As with all of the Lego video games, the visual style faithfully recreates a Lego universe that is fun and quirky. It’s a decent looking game with a vibrant art style and some great level design. Unfortunately though there are a few shortfalls that are quite surprising and suggests that maybe TT Games have scaled down the engine utilising a low setting or a basic version of it for some reason. The first thing I noticed was that although the game looks okay overall, it has a last gen look to it and suffered with some screen tearing that was prominent throughout the game. Also draw distance was fairly disappointing, looking blurry and some pop up appearing suggesting again that maybe an old version of the engine may have been used for this title. I tried it on both an Xbox One S and an Xbox One X with the latter not recovering any kind of enhancements, which is very disappointing considering Lego Marvel Superheroes 2 was X enhanced and looked fantastic. Despite these little shortfalls though, it’s still an appealing game to look at and doesn’t look bad by any means, I’m just disappointed it hasn’t had the same attention as others have had, maybe this was down to a possible lower budget allocated for it.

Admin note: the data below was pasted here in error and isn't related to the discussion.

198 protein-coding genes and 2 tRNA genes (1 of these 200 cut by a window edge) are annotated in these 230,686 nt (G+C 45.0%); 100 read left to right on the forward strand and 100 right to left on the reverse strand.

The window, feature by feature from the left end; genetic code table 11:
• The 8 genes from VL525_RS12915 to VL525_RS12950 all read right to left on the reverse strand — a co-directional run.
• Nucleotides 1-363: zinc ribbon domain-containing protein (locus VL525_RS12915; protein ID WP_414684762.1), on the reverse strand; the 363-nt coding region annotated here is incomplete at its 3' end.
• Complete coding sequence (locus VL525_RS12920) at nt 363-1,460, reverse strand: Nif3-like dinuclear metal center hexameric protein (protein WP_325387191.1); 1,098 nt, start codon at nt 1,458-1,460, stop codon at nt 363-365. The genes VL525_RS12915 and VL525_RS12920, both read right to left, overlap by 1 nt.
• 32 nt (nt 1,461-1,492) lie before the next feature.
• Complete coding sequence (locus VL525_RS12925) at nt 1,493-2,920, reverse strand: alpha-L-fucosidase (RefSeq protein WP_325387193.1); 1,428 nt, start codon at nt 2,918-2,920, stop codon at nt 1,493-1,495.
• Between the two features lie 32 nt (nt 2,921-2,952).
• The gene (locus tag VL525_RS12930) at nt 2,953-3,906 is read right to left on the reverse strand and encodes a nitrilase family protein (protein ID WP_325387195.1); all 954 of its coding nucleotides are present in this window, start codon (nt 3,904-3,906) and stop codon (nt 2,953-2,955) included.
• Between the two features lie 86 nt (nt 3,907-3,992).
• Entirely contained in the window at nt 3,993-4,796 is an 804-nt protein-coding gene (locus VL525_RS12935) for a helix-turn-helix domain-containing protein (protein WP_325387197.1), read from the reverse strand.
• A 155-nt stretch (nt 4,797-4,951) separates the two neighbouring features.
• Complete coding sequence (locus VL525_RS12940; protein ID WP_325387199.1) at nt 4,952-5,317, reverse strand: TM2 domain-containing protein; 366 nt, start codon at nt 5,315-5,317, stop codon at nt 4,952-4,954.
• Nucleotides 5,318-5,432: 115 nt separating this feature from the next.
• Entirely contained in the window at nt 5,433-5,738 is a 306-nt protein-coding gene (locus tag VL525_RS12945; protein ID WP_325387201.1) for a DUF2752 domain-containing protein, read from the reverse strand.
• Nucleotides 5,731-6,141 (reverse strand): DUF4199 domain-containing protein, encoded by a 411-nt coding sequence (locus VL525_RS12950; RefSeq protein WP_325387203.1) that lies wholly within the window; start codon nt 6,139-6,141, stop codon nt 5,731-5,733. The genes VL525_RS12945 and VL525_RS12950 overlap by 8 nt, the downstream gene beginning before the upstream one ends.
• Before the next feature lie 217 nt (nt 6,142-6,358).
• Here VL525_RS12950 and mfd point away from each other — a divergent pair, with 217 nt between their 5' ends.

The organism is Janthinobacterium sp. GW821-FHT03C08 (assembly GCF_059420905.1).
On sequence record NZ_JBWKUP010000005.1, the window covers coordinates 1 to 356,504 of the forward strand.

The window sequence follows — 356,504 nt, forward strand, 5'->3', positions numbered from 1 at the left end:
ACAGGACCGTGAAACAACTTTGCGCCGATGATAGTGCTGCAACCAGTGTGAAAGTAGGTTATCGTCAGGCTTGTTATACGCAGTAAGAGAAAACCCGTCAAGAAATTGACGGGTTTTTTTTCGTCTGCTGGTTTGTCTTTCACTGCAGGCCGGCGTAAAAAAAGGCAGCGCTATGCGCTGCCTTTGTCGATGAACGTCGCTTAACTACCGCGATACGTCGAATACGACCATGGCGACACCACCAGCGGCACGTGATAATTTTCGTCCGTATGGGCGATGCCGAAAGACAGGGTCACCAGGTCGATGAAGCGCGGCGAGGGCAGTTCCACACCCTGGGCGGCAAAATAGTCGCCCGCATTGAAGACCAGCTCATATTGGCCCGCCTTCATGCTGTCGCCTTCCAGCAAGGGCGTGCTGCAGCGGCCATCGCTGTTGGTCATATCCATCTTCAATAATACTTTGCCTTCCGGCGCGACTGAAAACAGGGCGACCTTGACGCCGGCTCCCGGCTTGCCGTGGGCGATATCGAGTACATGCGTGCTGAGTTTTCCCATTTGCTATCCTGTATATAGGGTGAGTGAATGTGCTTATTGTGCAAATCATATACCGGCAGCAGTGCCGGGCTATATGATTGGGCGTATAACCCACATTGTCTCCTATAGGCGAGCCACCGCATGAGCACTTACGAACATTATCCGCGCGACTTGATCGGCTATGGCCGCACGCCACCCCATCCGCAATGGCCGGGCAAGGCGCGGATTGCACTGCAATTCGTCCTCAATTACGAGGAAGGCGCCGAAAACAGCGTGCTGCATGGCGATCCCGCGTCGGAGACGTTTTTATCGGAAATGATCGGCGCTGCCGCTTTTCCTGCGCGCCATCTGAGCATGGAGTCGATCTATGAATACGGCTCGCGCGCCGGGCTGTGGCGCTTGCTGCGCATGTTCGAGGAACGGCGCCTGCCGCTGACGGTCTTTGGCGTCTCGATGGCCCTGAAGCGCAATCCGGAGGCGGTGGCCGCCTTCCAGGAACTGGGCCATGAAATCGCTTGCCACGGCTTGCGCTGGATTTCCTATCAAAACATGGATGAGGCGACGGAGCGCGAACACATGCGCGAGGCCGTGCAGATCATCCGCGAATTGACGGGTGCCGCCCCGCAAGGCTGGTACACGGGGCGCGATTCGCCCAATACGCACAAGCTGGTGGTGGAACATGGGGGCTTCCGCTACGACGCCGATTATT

It’s worth noting that the audio does stand up and is actually really good, as in some of the past games the audio quality has been a little hit and miss, but it’s really on point here. There are especially great performances from Bob Odenkirk and Jonathan Banks who along with some of the other cast did special recordings for the Incredibles 2 section of the game as well as what they did for the actual movie. As with all Lego games there are a bunch of things to do within the open world environments. There are obviously the main campaign missions, which if you concentrated on solely doing initially, should take you around 7-8 hours to complete. Aside from that though there are a fair few side quests and collectibles to run through, but it doesn’t seem to be on the same size scale as other Lego games in terms of things to do. While it definitely seems smaller in size and scale there’s still enough to keep gamers entertained for quite a while and there are also a bunch of characters and vehicles to unlock, along with the ever popular gold and red bricks too, which is always a regular feature in any of these titles. All in all I had fun with Lego The Incredibles and so did my kids and while it may not quite have the polish of some of the previous titles and isn’t as big, bold and broad as the others, it certainly holds its own within the series despite its flaws and I have no doubt that gamers of all ages will enjoy it.